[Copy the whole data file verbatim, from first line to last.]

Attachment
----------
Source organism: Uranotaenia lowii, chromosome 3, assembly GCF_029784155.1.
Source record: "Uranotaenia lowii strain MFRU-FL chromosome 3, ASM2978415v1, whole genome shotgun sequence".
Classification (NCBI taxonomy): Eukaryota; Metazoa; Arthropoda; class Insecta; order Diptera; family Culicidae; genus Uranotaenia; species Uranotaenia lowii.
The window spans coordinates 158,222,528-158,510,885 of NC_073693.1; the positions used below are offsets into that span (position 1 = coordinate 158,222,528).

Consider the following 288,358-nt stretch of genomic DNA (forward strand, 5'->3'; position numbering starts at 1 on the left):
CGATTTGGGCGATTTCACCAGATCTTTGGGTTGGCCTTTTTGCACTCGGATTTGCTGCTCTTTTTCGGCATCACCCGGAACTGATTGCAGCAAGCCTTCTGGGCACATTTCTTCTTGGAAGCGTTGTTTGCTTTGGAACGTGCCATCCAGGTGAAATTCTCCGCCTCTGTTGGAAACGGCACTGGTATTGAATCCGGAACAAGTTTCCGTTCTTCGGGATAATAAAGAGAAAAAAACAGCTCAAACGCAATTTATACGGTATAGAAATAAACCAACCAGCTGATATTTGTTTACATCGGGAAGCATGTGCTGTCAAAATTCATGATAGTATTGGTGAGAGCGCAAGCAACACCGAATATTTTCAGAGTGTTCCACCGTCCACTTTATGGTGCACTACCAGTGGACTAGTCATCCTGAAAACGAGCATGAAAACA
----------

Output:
Source organism: Uranotaenia lowii, chromosome 3, assembly GCF_029784155.1.
Source record: "Uranotaenia lowii strain MFRU-FL chromosome 3, ASM2978415v1, whole genome shotgun sequence".
Classification (NCBI taxonomy): Eukaryota; Metazoa; Arthropoda; class Insecta; order Diptera; family Culicidae; genus Uranotaenia; species Uranotaenia lowii.
The window spans coordinates 158,222,528-158,510,885 of NC_073693.1; the positions used below are offsets into that span (position 1 = coordinate 158,222,528).

Consider the following 288,358-nt stretch of genomic DNA (forward strand, 5'->3'; position numbering starts at 1 on the left):
CGATTTGGGCGATTTCACCAGATCTTTGGGTTGGCCTTTTTGCACTCGGATTTGCTGCTCTTTTTCGGCATCACCCGGAACTGATTGCAGCAAGCCTTCTGGGCACATTTCTTCTTGGAAGCGTTGTTTGCTTTGGAACGTGCCATCCAGGTGAAATTCTCCGCCTCTGTTGGAAACGGCACTGGTATTGAATCCGGAACAAGTTTCCGTTCTTCGGGATAATAAAGAGAAAAAAACAGCTCAAACGCAATTTATACGGTATAGAAATAAACCAACCAGCTGATATTTGTTTACATCGGGAAGCATGTGCTGTCAAAATTCATGATAGTATTGGTGAGAGCGCAAGCAACACCGAATATTTTCAGAGTGTTCCACCGTCCACTTTATGGTGCACTACCAGTGGACTAGTCATCCTGAAAACGAGCATGAAAACA